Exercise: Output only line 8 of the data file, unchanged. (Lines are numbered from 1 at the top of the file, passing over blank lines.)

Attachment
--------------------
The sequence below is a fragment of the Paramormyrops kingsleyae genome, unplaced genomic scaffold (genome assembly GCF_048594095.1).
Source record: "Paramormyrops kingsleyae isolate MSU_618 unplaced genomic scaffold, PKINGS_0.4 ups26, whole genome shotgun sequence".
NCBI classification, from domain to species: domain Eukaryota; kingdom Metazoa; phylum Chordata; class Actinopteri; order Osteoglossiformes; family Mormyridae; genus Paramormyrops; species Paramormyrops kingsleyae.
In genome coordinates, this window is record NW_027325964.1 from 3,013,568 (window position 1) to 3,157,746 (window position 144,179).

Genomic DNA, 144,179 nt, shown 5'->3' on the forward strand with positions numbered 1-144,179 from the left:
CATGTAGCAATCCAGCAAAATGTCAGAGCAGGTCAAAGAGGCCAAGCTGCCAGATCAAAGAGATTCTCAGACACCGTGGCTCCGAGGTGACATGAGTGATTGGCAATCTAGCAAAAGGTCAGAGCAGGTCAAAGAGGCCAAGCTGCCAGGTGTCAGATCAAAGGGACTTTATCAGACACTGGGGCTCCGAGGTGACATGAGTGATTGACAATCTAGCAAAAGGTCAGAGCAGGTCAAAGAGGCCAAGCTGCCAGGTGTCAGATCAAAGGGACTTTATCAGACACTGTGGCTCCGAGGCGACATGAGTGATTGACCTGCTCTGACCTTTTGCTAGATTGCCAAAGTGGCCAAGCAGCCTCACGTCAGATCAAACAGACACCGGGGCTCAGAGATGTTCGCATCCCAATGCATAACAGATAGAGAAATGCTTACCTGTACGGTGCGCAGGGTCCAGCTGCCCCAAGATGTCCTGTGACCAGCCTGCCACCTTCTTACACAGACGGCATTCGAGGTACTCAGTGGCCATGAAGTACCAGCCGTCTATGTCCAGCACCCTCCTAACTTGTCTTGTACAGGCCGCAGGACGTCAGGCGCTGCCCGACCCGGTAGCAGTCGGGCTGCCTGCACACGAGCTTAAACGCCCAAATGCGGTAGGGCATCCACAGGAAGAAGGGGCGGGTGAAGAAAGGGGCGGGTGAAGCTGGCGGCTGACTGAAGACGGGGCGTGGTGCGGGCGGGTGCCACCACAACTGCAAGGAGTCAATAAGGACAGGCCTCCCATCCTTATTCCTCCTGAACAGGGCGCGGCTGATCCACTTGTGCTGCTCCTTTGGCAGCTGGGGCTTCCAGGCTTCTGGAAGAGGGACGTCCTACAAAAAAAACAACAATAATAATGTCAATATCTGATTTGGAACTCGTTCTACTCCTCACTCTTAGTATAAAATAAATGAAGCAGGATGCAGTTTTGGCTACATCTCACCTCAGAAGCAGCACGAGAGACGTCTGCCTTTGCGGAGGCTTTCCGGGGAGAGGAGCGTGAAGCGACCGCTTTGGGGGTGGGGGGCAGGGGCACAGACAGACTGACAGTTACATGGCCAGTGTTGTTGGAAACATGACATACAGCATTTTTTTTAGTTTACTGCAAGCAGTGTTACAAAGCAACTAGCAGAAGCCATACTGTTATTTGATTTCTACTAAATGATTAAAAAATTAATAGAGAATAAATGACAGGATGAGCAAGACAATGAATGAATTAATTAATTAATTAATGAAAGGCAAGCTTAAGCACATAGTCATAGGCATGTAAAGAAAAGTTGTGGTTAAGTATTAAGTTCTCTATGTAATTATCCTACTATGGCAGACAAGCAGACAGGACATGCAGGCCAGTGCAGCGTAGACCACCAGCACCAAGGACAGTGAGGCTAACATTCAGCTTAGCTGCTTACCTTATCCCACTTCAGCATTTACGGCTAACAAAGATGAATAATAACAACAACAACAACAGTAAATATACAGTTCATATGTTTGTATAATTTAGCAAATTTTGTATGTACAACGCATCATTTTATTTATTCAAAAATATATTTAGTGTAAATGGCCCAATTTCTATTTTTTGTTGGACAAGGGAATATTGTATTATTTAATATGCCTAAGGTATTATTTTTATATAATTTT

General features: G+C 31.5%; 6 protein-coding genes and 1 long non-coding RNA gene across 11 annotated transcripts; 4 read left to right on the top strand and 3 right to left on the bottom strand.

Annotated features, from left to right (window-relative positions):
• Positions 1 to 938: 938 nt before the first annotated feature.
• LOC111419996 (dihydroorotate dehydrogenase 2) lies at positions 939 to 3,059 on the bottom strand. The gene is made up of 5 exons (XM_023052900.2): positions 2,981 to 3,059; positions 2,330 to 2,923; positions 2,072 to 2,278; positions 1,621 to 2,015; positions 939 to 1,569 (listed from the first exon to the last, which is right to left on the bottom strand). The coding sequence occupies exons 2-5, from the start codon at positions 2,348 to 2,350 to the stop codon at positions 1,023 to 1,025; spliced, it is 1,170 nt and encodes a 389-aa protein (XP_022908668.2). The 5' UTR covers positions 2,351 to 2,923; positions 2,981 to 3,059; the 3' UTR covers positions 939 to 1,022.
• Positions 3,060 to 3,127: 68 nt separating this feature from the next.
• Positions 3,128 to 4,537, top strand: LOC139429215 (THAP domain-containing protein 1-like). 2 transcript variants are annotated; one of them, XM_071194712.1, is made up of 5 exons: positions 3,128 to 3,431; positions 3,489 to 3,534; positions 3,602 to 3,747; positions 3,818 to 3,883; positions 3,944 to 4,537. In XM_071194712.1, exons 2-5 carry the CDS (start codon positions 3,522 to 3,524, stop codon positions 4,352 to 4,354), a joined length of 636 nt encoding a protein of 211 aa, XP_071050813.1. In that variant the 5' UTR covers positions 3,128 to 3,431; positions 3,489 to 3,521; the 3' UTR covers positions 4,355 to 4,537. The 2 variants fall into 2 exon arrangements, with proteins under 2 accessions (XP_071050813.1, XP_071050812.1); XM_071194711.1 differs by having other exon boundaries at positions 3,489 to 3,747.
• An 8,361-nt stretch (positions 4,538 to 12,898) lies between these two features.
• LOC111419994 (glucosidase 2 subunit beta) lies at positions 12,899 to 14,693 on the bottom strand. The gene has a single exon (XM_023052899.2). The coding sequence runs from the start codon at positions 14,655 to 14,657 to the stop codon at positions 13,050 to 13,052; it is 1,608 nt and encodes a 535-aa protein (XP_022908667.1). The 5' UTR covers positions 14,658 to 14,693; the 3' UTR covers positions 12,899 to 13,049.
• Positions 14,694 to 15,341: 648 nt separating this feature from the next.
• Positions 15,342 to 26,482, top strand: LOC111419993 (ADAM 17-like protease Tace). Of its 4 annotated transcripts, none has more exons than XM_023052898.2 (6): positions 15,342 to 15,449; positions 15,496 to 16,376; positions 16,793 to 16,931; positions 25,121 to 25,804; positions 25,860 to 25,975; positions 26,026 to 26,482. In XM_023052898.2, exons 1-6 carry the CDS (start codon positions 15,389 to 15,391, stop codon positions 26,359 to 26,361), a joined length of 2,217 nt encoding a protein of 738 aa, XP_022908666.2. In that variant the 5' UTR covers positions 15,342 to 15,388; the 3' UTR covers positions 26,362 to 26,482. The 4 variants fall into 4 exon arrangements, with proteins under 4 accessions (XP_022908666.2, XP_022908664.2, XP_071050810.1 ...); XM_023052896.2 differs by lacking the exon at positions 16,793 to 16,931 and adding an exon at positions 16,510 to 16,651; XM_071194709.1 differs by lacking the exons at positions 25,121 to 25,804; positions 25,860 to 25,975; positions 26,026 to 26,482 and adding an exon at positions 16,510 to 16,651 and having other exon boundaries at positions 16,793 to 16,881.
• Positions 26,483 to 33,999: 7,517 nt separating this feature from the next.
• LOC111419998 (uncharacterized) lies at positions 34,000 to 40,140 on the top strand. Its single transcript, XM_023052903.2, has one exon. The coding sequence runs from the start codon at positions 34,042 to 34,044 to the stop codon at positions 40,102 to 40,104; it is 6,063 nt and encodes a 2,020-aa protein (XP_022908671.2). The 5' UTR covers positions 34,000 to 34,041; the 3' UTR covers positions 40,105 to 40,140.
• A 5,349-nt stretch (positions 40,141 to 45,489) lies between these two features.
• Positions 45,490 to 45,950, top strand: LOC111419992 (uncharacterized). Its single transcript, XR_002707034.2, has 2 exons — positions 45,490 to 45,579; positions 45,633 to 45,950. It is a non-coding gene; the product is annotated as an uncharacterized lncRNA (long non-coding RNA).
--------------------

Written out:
Annotated features, from left to right (window-relative positions):